Leaders at Oxford University have paved the way towards Oxford’s goal of global, rapid and equitable access to a safe, effective COVID-19 vaccine by facilitating an innovative public-private agreement for the manufacture and distribution of Oxford’s vaccine, ChAdOx1 nCoV-19.
With COVID-19 accelerating at an unprecedented rate and all eyes on a prospective vaccine, the Oxford Vaccine Group, the team behind Oxford’s front-running COVID-19 vaccine, teamed up with British-Swedish pharmaceutical company AstraZeneca to make the vaccine globally available and scale-up production.
Should Oxford’s vaccine trials prove successful, multiple manufacturing and distribution centres are needed throughout the world to ensure the prompt delivery of mass vaccination programmes.
Leading Thai company SCG are the one of the largest external industry funders of the MPLS division, funding projects at SCG-Oxford Centre of Excellence (CoE) from the development of flexible barrier coating for recyclable food packaging to the conversion of CO2 into renewable fuels.
In a bid to aid the global recovery from this pandemic, at SCG’s request, Professor Dermot O’Hare, Director, CoE, together with the help and support of Sir John Bell, Regius Professor of Medicine and Dr Phil Clare, Deputy Director, Research Services convened a series of meetings with SCG and the broader Oxford University community. The result is a partnership between SCG, the Government of Thailand, AstraZeneca, and Siam Bioscience to manufacture the Oxford COVID-19 vaccine in Thailand for potential distribution across South East Asia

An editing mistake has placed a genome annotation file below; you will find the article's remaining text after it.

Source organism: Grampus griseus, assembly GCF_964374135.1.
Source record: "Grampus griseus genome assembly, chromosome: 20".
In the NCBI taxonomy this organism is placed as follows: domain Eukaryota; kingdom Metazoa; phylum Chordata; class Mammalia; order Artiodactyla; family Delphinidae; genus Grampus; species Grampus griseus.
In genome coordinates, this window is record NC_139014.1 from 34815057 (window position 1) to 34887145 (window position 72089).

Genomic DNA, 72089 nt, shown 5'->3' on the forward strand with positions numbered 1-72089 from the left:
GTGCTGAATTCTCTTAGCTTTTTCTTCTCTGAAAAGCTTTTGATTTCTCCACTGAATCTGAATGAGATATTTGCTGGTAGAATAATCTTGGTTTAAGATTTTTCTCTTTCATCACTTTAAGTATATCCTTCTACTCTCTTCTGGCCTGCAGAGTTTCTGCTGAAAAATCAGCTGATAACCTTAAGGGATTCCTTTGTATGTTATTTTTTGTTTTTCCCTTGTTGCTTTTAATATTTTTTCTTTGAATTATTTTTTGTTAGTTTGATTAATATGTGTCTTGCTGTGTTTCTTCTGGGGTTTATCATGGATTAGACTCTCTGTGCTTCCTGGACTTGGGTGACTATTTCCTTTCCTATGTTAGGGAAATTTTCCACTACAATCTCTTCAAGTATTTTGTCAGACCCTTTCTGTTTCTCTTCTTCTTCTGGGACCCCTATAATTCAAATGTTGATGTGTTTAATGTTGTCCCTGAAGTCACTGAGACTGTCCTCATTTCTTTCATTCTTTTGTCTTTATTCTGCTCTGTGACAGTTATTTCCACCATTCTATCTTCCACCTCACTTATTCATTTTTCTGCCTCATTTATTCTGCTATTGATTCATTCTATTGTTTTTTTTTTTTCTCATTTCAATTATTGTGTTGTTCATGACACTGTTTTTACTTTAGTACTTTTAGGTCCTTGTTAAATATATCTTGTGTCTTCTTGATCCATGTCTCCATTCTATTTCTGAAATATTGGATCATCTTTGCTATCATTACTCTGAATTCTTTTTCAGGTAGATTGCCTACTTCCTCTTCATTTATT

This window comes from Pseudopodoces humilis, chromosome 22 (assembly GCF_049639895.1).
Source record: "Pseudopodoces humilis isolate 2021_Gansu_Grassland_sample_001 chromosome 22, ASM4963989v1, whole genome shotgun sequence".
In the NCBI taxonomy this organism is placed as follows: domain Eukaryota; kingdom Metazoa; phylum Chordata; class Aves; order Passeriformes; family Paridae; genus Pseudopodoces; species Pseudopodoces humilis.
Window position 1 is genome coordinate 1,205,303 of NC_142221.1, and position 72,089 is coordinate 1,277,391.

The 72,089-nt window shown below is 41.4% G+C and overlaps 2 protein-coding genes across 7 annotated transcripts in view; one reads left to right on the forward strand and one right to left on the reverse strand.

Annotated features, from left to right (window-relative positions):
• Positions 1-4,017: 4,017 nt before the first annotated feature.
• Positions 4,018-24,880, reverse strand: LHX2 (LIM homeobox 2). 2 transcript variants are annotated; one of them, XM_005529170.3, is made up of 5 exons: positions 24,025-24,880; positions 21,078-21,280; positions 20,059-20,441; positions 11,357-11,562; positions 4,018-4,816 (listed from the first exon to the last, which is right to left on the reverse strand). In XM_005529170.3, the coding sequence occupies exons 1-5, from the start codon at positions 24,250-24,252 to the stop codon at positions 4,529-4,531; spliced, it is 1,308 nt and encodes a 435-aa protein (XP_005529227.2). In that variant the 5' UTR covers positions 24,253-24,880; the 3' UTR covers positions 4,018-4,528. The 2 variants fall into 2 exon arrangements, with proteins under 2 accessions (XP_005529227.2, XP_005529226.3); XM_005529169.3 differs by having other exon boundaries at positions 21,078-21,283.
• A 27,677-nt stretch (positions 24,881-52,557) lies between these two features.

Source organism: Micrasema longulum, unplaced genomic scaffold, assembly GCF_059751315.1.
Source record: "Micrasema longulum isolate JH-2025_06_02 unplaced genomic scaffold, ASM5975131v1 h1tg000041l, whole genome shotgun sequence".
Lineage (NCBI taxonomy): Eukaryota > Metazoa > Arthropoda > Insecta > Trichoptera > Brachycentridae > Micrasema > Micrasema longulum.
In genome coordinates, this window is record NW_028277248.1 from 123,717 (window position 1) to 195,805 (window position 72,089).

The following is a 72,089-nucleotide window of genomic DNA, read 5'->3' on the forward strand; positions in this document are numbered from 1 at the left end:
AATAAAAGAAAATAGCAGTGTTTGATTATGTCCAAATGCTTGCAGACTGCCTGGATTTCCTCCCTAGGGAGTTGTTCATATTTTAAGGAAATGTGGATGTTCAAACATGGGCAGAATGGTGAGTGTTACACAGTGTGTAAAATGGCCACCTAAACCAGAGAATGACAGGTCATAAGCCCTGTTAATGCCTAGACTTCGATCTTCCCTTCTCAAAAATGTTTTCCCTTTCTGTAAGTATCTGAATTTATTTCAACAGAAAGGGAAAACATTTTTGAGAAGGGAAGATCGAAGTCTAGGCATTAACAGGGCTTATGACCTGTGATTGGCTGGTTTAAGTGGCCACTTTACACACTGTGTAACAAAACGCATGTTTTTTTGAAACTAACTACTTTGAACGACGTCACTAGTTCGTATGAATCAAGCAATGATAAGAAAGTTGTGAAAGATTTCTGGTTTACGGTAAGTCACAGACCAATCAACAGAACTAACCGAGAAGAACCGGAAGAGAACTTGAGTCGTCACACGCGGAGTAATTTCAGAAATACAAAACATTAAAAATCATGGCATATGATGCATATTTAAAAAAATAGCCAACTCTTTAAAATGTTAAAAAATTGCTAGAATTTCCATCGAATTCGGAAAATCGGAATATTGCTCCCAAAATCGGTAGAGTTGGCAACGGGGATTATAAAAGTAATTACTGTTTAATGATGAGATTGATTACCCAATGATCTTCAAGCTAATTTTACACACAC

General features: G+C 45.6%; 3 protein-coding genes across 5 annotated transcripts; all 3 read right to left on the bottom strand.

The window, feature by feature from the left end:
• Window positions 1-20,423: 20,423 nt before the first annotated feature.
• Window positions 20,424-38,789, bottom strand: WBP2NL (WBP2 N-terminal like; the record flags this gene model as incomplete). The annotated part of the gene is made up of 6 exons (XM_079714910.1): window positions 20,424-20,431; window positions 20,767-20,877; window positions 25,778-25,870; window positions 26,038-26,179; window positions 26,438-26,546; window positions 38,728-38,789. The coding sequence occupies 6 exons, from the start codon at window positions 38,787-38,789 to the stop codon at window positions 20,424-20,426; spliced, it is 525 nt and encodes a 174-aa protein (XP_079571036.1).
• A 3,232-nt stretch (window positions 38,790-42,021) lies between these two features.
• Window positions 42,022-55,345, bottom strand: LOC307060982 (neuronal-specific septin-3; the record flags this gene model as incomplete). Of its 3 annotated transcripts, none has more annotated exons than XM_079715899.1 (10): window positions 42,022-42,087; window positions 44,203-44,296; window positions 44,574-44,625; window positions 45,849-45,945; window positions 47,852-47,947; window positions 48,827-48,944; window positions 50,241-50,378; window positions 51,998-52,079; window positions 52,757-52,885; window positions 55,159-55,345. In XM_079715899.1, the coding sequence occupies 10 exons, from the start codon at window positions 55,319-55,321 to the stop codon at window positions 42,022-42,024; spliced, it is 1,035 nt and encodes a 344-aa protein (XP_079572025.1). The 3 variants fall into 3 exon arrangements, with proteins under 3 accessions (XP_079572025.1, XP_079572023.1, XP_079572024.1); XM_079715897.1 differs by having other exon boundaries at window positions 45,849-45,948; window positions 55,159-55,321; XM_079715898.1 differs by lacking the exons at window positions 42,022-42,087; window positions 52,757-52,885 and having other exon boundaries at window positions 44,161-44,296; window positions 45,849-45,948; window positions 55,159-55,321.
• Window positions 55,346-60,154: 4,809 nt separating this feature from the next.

On 12 October 2020, the Thai Ministry of Public Health, AstraZeneca, Siam Bioscience and SCG agreed to work together to prepare the large scale manufacture and supply of Oxford’s potential COVID-19 vaccine for supply in South East Asia. AstraZeneca is providing the potential vaccine at no profit during the pandemic and through technology transfer from SCG will work with Siam Bioscience to set up the manufacturing facilities in Thailand. If the vaccine is successful, Thailand will receive doses with the aim of commencing the vaccination of the Thai population in the first half of 2021.
The Letter of Intent makes important progress towards Oxford’s global goal of rapid and equitable access to its vaccine for COVID-19 – as it provides a framework for the establishment of similar partnerships around the world and illustrates how Oxford can be a nexus for tackling global crises.
Speaking at the signing ceremony Ambassador Brian Davidson said
Defeating COVID-19 is - and needs to be - a global endeavour. The work of scientists, multilaterals and business as well as governments. It is a pleasure to witness the start of this critical partnership between Thailand’s Ministry of Public Health, Siam BioScience, SCG and AstraZeneca.
Mr Roongrote Rangsiyopash, SCG President and CEO, said “SCG is delighted to help facilitate this critical technology transfer. SCG and Oxford University have been research and development partners for a long time. This partnership has enabled acceleration of Covid-19 vaccine manufacturing in Thailand and distribution of the vaccine to both Thailand and our neighbouring countries. SCG would like to thank the vaccine team at AstraZeneca for being a collaborative partner throughout the process.”
Ms. Jo Feng, Senior Vice President, Asia Area at AstraZeneca said
Broad, equitable and timely access is critical to the success of any COVID-19 vaccine. Today is an important step toward that goal. Public-private partnerships like this are the only way to halt this pandemic and we look forward to deepening our collaboration in the interest of public health.